“A good example of manual curation vs. crowdsourced curation is the competing app markets on the Apple iPhone and Google Android phone operating systems. Apple fans complain that the Android marketplace has too many low-quality apps for any given task. They complain that it’s hard to find an “official” or “sanctioned” app. On the other hand, Android fans criticise Apple for limiting their choices. They don’t want to be beholden to the whims of a select few. Apple is a monarchy, albeit with a wise and benevolent king. Android is burgeoning democracy, inefficient and messy, but free. Apple is the last, best example of the Industrial Age and its top-down, mass market/mass production paradigm. They deal with the big head of the curve, and eschew the long tail. They manufacture cool. They rely on “consumers”, and they protect those consumers from too many choices by selecting what is worthy, and what is not. Google Android is building itself as a platform for bottom-up innovation. Their marketplace publishes first, filters second, utilizing little more than the rankings of the community.”
I have long been waiting for systems that allow crowdsourced judgment to be tweaked, not to the taste of the general mass, which produces lowest common denominator effects, but to people and experts that you can trust for their judgment. According to the article below by Eric Reasons, these systems are now implemented by Buzz and Digg 4, though I have not tried them. Important for me though, is that they don’t just take your social graph as is, because that mixes many different people for different reasons, but that you can tweak the groups.
Below, Eric Reasons gives a great overview of the issue, based on the comparison of Android vs. Apple’s application curation methods.
“It is at this point that many people interject: “This is the problem with the internet! It’s full of crap!” Many would argue that without professional producers, editors, publishers, and the natural scarcity that we became accustomed to, there’s a flood of low-quality material that we can’t possible sift through on our own. From blogs to music to software to journalism, one of the biggest fears of the established order is how to handle the oncoming glut of mediocrity. Who shall tell us The Good from The Bad? “We need gatekeepers, and they need to be paid!”
All of this is true, to an extent. We do need ways to filter and discover content. And just because we can produce something and transmit it, doesn’t mean that it’s worth consuming. Luckily, the Internet not only gave us the means to produce and transmit on our own, but to curate as well. We do it every time we e-mail, share, “like”, tweet, or buzz a link. For example…
How did you find this article that you’re reading right now? I’m pretty sure it hasn’t been published in the New York Times. No professional editor or publisher made a determination for you as to this article’s quality, aside from the author himself. Did a friend send you a link? Did you see it posted to Facebook, Twitter, Buzz? The Internet has enabled us to build our social graph, and in turn, that social graph acts as an aggregate gatekeeper. The better that these systems for crowdsourcing the curation of content become, the more accurate the results will be.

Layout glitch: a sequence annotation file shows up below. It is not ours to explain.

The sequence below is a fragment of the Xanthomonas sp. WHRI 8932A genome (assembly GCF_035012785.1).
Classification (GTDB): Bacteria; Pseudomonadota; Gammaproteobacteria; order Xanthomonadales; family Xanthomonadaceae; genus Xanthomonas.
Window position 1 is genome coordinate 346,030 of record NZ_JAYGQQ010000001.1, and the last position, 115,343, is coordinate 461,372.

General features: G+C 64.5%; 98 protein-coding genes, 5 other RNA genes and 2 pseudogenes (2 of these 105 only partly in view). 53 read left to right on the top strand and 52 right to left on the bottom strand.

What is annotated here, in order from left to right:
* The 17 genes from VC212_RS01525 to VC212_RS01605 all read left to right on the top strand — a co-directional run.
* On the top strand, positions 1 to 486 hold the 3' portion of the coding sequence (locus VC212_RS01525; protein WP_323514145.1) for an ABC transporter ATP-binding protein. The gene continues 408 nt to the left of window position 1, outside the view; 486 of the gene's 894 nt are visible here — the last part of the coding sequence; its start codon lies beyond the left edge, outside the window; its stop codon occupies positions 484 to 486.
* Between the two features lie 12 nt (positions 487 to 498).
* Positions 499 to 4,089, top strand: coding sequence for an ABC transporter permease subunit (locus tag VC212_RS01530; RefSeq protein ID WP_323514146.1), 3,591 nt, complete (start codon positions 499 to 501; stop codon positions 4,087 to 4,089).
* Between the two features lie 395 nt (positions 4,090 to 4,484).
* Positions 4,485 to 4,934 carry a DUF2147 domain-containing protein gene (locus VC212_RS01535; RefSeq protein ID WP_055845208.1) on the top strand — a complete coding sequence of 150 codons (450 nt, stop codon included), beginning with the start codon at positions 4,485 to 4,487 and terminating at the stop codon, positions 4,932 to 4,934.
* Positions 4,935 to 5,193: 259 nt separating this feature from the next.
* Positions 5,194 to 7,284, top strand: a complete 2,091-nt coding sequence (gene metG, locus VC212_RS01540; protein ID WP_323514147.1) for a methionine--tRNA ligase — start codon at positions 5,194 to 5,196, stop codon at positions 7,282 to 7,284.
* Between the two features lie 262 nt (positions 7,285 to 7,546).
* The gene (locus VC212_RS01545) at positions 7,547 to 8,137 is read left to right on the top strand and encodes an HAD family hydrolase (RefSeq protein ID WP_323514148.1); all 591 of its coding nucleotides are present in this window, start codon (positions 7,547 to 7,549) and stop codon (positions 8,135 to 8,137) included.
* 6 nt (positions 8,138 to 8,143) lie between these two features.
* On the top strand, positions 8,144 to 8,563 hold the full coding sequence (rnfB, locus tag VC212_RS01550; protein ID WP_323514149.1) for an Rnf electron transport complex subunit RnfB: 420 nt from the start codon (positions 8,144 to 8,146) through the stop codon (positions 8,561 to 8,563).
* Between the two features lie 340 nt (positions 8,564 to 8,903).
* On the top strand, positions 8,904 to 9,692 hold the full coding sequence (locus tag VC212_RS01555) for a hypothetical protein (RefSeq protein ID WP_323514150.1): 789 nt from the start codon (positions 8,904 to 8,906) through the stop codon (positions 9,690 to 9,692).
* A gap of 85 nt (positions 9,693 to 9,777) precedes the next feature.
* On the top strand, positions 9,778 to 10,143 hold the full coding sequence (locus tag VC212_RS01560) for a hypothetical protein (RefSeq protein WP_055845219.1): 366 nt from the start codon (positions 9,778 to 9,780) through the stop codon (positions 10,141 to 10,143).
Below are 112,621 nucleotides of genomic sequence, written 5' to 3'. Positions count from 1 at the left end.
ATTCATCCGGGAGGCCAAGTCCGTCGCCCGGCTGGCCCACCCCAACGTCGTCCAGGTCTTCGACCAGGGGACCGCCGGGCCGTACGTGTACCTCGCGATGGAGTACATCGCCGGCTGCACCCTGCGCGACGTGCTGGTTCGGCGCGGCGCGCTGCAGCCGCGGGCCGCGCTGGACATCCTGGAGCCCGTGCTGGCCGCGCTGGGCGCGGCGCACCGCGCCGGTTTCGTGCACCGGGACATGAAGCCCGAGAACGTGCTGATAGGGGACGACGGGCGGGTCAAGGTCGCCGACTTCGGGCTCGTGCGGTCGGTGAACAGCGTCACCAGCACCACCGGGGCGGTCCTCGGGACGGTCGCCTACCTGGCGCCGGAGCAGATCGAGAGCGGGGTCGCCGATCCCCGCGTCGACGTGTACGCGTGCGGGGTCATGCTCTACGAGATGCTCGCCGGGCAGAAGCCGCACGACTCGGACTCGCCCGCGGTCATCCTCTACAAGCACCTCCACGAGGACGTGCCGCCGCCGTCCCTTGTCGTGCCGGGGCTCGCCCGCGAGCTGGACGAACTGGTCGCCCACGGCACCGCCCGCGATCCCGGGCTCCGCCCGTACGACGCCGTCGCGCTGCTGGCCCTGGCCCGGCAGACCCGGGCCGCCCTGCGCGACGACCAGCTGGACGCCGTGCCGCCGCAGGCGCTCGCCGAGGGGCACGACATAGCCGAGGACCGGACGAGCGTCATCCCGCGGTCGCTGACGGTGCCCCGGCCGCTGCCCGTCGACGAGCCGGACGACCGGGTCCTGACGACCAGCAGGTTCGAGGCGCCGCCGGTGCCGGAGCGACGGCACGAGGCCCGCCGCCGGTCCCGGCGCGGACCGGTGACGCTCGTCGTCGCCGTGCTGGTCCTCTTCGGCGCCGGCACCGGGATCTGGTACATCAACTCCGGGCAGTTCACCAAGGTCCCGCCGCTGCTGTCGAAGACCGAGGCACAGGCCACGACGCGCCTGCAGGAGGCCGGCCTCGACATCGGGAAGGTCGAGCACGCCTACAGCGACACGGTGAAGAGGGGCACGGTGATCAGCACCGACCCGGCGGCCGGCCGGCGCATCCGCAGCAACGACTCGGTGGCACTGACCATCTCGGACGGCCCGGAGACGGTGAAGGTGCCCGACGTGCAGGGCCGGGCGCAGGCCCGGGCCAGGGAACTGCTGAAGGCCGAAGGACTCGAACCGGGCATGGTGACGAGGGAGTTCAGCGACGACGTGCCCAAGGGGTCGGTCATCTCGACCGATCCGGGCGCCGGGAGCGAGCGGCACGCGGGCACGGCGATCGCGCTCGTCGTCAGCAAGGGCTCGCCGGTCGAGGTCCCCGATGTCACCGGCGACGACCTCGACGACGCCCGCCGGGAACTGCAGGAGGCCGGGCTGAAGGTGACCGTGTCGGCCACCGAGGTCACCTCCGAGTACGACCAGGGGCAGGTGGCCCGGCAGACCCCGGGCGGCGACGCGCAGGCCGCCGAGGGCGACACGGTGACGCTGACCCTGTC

This social-graph-as-curation is still relatively new, even by Internet standards. However, with tools like Buzz and Digg 4 (which allows you to see the aggregate ratings for content based on your social graph, and not the whole wide world) this technique is catching up to human publishers fast. For those areas where we don’t have strong social ties, we can count on reputation systems to help us “rate the raters”. These systems allow strangers to rate each other’s content, giving users some idea of who to trust, without having to know them personally. Yelp has a fairly mature reputation system, where locations are rated by users, but the users are rated, in turn, by each other.
Reputation systems and the social graph allow us to crowdsource curation. I’m not ready to argue that these systems are up to replacing individual human curation (yet), but they’re getting better every day, and I think they are well on their way.”
The rest of the article compares the iPhone’s and Android’s curation methods for application, with the above distinctions in mind.
And the author concludes:
“Consider for a moment that the Internet will only continue to increase our freedom and ability to produce content, whether they are smartphone apps, videos, music, pictures, or words. Can you imagine if Apple had to approve your videos for posting on Youtube, where every minute, 24 hours of footage are uploaded? There’s no way humans could keep up! The traditional forms of curation and gatekeeping simply can not scale to meet the increase in production and transmission that the Internet allows.
Crowdsourcing is the only curatorial/editorial mechanism that can scale to match the increased ability to produce that the Internet has given us. As the former “consumers” become “producers”, we’re going to see better and better implementations of reputation systems, and better integration with our social graph, because they are the only mechanisms that are feasible, but also because we just love to share. Twentieth century mechanisms for curating/editing are built for a top-down, mass-production age, and they can’t keep up with us, the former audience, as we make the leap into production.”